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Picture This: National Geographic's Steve Winter captures LA's elusive cougars

Cougars

Steve Winter/National Geographic

A hidden camera records Hollywood’s most reclusive star—this male cougar first seen in Griffith Park in Los Angeles almost two years ago. A radio collar tracks his moves, but residents see scant sign of him.

Cougars

Steve Winter/National Geographic

Photographed on a ridge above Los Angeles, a male cougar labeled P-22 made his way from the Santa.Monica Mountains to Griffith Park—an island of habitat surrounded by homes and highways.

Cougars

Steve Winter/National Geographic

Experts thought cougars rarely socialize, but F-51, a female living near Grand Teton National Park, traveled and fed with another female one spring. Eventually the other female adopted one of F-51’s kittens.

cougars

Steve Winter/National Geographic

Clawing into a mound of snow to get at an elk carcass, a female cougar triggered a concealed camera. The snow’s crust was frozen so hard she could open only.a small hole to reach the meat.

Cougars

Steve Winter/National Geographic

Clawing into a mound of snow to get at an elk carcass, a female cougar triggered a concealed camera. The snow’s crust was frozen so hard she could open only a small hole to reach the meat.

Cougar

Steve Winter/National Geographic

Perched atop dinner, this four-month-old kitten survived a wolf attack that killed two littermates, earning her the nickname bestowed by Teton Cougar Project researchers: Lucky.

Cougars

Steve Winter/National Geographic

A mother cougar and two nearly grown kittens cross a pasture near Kalispell, Montana. Young cougars generally.strike out on their own between one and two years of age. Their search for territory not already claimed by older cats.leads some into human habitat—and trouble.

Cougars

Steve Winter/National Geographic

This cougar was shot by a homeowner, then confiscated by South Dakota’s game agency. Responding to complaints.that the cats are reducing elk and deer numbers, the state this year allowed hunters to shoot up to 100 of an estimated population of 300 cougars.

National Geographic

National Geographic

Cover image for the December 2013 issue of National Geographic.

Steve Winter

Steve Winter/National Geographic

National Geographic photographer Steve Winter captures a jaguar swimming near Club med in Cancun, Mexico.


How do you take a photo of an animal you'll never see?

That was wildlife photographer Steve Winter's conundrum when he set out to capture the ultimate example of urban wildlife for National Geographic's December 2013 issue: a cougar that roams the hills of Griffith Park in Los Angeles.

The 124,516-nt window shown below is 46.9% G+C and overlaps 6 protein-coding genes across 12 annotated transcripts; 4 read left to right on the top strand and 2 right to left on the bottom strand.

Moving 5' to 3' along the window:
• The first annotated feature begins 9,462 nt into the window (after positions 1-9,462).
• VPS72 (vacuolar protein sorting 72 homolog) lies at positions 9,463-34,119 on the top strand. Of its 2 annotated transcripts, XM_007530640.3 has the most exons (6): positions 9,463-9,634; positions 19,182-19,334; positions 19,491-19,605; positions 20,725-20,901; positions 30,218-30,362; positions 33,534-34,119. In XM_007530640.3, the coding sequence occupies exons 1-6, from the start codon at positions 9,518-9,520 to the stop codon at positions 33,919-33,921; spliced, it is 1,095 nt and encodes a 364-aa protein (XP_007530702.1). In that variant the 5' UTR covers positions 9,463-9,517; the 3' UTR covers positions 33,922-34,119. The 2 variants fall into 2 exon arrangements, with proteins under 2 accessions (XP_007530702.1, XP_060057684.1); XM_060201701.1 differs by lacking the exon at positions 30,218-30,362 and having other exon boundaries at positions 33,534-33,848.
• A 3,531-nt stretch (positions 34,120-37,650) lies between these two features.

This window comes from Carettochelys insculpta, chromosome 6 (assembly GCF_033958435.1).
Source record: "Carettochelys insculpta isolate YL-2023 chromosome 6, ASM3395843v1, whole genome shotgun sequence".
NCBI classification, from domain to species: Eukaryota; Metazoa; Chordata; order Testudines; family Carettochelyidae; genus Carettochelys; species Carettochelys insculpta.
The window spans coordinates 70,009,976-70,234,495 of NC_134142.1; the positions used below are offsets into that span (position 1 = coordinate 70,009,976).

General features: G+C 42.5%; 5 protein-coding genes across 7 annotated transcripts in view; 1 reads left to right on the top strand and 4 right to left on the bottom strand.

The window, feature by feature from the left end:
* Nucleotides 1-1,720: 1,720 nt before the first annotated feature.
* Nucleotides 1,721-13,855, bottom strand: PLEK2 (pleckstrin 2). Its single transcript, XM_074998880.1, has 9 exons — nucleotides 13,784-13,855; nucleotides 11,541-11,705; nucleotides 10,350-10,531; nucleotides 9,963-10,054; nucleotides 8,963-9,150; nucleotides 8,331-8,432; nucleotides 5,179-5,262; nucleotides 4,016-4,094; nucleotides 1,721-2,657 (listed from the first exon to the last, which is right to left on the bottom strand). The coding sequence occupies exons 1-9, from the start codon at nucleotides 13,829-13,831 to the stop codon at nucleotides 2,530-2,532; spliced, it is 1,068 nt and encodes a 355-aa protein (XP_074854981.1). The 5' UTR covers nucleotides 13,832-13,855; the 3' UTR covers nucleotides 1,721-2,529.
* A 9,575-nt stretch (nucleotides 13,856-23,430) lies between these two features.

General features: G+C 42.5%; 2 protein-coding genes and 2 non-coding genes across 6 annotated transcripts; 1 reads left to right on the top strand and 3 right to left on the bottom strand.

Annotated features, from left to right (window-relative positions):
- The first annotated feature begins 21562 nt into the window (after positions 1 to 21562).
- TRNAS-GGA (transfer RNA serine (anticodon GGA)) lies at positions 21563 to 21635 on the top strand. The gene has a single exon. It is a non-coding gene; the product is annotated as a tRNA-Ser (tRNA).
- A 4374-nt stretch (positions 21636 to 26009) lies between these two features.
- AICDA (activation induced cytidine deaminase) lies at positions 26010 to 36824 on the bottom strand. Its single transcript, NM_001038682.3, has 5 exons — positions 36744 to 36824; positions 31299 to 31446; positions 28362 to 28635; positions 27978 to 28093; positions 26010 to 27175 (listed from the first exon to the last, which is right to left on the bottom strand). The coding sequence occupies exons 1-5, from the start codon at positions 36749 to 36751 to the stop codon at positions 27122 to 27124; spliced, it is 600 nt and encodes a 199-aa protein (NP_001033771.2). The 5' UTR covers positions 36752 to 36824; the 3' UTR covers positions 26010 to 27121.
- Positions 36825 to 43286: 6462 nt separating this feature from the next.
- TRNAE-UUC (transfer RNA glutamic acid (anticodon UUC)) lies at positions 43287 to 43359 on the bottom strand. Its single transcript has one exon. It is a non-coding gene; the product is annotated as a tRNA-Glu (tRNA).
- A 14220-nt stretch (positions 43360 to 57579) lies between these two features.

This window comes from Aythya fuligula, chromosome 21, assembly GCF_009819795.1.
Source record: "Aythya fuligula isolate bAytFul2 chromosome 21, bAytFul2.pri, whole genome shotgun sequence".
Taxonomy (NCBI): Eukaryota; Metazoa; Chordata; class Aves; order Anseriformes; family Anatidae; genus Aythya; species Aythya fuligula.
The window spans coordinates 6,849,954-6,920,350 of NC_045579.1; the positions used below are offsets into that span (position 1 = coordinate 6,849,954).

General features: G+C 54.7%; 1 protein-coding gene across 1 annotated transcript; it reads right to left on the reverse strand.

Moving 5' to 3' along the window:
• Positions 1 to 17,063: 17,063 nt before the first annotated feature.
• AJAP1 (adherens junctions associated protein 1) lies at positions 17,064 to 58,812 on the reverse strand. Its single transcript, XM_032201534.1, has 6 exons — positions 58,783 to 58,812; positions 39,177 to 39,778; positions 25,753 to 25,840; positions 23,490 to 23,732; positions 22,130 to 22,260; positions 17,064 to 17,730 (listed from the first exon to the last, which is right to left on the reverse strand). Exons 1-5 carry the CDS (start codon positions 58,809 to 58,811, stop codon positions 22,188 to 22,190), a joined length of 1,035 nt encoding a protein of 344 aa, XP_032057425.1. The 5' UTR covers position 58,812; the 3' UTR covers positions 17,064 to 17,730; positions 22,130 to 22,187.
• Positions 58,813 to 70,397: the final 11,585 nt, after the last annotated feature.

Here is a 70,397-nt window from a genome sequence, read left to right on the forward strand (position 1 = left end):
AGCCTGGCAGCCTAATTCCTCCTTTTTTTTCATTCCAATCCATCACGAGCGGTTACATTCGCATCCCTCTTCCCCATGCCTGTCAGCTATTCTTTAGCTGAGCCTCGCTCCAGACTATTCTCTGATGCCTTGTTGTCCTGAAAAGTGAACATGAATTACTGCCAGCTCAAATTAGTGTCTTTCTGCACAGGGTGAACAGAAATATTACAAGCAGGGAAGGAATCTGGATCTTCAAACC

Though cougars are shy and nocturnal, scientists have been studying and tracking the animals for years. But rarely have they been seen going about their daily — or nightly — lives. 

RELATED: Audiovision: Cougars like you've never seen before

After being alerted to the presence of at least one mountain lion in the hills of L.A. by Jeff Sikich, a wildlife biologist with the National Park Service, he arranged to have a special tracking collar affixed to the animal to help pinpoint where the cougar was every two hours. This made it possible for both Winter and scientists to study his patterns and to figure out where to place a series of remote, infrared cameras. 

Winter really wanted was a "money shot" of the cat in front of the Hollywood Sign. A shot Sikich at first thought was "crazy."

"Eight months later he said, 'guess what? We just had a trail cam picture from the bobcat study the National Park Service is doing in Griffith Park. We have a cougar in Griffith Park'," said Winter. "There was my challenge...we just needed to figure out where he walked."

Then came the waiting game. It took a whole year to get one shot of the cougar — dubbed P-22 — but the results are breathtaking. The first shot of P-22 depicts the cat posing on a ledge with the city of L.A. illuminated in the background. 

“Cats are habitual animals," Winter said. "We found that there was an area on the ridge that he liked walking down, so I placed the camera there. Sure enough we got him...he just posed for the one with Hollywood and L.A. in the background."

Another challenge Winter faced was the fact that the images would be taken in complete darkness. A long exposure was necessary to get both the cougar and the city in the background, but he had to set up the cameras in a way so the images of the cougar would not come out blurry. 

"On the Hollywood sign, it's a 4-second exposure. He does not stop, he doesn't care about the flash or anything," said Winter. "He walks by the camera stays open and is exposing the sign. Luckily we had fog that night because the sign is not lit. and the light from the city is bouncing off the clouds and is lighting the letters of Hollywood." 

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Correction: Language in second graf has been altered for clarity. Though there is more than one mountain lion living in the Los Angeles area, only one, P-22, has been confirmed to be roaming Griffith Park. The cougar photographed by Winter is P-22.


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